|Fela land man in trouble|
IT was a typical day in Lagos, a city where anything can happen. But for a first time visitor; all the hustle and bustle will all look abysmal.
At the far end of the lush green roundabout, which has recently been landscaped by the state government, hawkers’ croaky chants were drowned by loud music coming from irritating loudspeakers. In one corner of the chaotic roundabout, a row of itinerant audio CD sellers form a long line beside wheel barrows full of pirated Compact Discs.
Away from the bedlam was a small group of soldiers who were controversially deployed to Lagos in the wake of the fuel subsidy protest that rocked the country two weeks ago.
The soldiers, all grim looking sat in their truck, looking disinterestedly at the disorder some few meters away. One of the soldiers with a sculptured face that looked carved out of stone was smoking what looked like Indian hemp. Two others were engrossed in a card game. Everything seemed normal in the midst of the chaos until an itinerant cart pusher rolled past the soldiers playing a defiant and mocking track from Fela Anipulapo-Kuti’s Zombie.
Then all hell was let loose. Why this itinerant DJ would choose that hot blazing Lagos afternoon to play the derisive Zombie track that ridiculed the officers of Nigerian army as a bunch of robots would surprise anyone who is familiar with the hate and violent-filled relationship that existed between Fela and the overzealous and power-drunk Nigerian Army. Fela, who had many brushes with the Nigerian Army, would even marvel at the boldness of this Lagos hustler. Perhaps this young man was still too young to know the history of Zombie and the Army Arrangement tracks that came immediately after it, as he stopped directly in front of the army truck to answer a prospective customer.
What happened next was like the proverbial walking into a Tiger’s Den. One of the soldiers seemed to nudge his colleague to the music. He pointed in the direction where the wheelbarrow was parked. Then in a flash, one of the soldiers emerged from the back of the truck. He unclasped his AK47, which hitherto was slung on his shoulders. He beckoned on the man to come closer to the truck.
Innocently and without suspecting anything untoward, he wheeled the barrow closer to the truck. “Oga, you wan buy. Nah original CD o. I get fine, fine Fela music for here” he said. There was a long silence. More officers, clutching AK 47 rifles had gathered round the man. Then a slap, which sounded like thunder clap, was delivered into his lean cheek .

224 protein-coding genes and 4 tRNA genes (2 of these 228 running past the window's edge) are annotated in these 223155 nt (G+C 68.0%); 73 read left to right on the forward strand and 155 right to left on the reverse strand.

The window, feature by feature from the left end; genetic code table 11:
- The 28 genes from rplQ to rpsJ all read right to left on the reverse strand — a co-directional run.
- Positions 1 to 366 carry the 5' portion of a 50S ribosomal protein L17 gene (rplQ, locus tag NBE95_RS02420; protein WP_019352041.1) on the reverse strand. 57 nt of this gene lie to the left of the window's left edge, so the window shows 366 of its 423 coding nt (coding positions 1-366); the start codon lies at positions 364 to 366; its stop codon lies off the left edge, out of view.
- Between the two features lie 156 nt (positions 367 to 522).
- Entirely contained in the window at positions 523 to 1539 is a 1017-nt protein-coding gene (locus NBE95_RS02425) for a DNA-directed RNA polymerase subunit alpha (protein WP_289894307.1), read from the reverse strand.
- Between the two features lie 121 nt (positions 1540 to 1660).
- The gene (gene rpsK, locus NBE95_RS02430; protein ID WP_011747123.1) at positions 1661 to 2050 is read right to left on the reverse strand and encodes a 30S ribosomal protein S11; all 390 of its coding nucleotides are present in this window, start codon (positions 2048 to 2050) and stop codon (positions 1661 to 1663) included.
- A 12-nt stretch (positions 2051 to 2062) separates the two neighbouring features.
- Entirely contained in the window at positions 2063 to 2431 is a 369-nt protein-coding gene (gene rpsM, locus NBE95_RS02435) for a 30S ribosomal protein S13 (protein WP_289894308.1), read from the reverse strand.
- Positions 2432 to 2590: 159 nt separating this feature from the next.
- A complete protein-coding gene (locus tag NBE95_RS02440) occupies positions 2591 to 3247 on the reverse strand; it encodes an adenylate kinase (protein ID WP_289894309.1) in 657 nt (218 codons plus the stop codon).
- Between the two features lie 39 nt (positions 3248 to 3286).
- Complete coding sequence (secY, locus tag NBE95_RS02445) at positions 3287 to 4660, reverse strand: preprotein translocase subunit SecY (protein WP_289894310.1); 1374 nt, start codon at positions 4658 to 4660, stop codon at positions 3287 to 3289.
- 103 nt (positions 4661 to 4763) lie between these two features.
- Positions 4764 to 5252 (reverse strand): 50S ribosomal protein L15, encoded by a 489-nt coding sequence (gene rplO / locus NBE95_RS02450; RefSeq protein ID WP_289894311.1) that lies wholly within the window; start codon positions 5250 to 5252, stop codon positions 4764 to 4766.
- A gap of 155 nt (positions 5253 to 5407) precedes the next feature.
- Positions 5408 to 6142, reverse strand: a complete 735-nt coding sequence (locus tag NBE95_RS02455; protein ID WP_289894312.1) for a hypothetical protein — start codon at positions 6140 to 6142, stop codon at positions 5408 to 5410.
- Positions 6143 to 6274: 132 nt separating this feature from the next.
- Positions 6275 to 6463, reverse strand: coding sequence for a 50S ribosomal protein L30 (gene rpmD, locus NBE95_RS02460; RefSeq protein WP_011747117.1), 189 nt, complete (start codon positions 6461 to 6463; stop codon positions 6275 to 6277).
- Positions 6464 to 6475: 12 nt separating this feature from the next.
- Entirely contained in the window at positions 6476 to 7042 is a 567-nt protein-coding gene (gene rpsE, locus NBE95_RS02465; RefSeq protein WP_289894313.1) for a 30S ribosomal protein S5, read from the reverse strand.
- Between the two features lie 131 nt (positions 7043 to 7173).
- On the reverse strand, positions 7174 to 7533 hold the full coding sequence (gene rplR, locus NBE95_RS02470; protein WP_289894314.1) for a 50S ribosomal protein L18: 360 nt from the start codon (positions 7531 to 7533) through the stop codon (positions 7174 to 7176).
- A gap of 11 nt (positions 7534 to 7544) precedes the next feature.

The man was dazed, almost confused. He attempted an escape but was hemmed in by stern looking soldiers who had formed a ring round him. There was silence in the midst of the chaos nearby. A crowd had gathered in the distance, ready to do a Usain Bolt if the situation turns uglier.
“Quench that yeye music. Who send you come here. Why you dey p(flay) Fela music for here? God don punish you today. Another blow was delivered into his jaw. The man crumbled on the dusty road. He was helped up by one of the soldiers. Another wheeled the barrow, which has now gone silent to the back of the truck. I saw him picked up a music video, examined it and tucked it inside his rucksack.
“So, they send you make you come use Fela music cause wahala for here. Ok, so na we be Zombie abi? Oya begin do frog jump.” The man, now looking dazed and frightened quickly assumed the position of a frog; jumping up and down like a frightened amphibian.
As he did, fiery horsewhip lashes landed on his back. He let out a loud yell as the horsewhip tore through his back. The punishment went on for several minutes until one of the soldiers who looked like their superior told the man to “remove himself from here”. The man bolted away but was stopped by the sudden shout of “halt” which stopped him dead in his tracks. He had forgotten his wheelbarrow. He came back and wheeled it into the crowded bus stop. He disappeared into the massive throng of Lagosians that had gathered to witness the scene.
As the man disappeared, the soldiers turn their gaze to the crowd. One of them pointed his AK47 at the crowd, mimicking an attempt to spray them with bullets. People ran in different directions and the soldiers went back to their truck.
The incident mirrored the ugly past of the military years when soldiers acted with impunity by visiting inhuman and degrading treatment on hapless Nigerians. It was impunity like this that made Lagos kicked against the provocative manner in which armed troops was deployed to Lagos by the Jonathan administration, a government.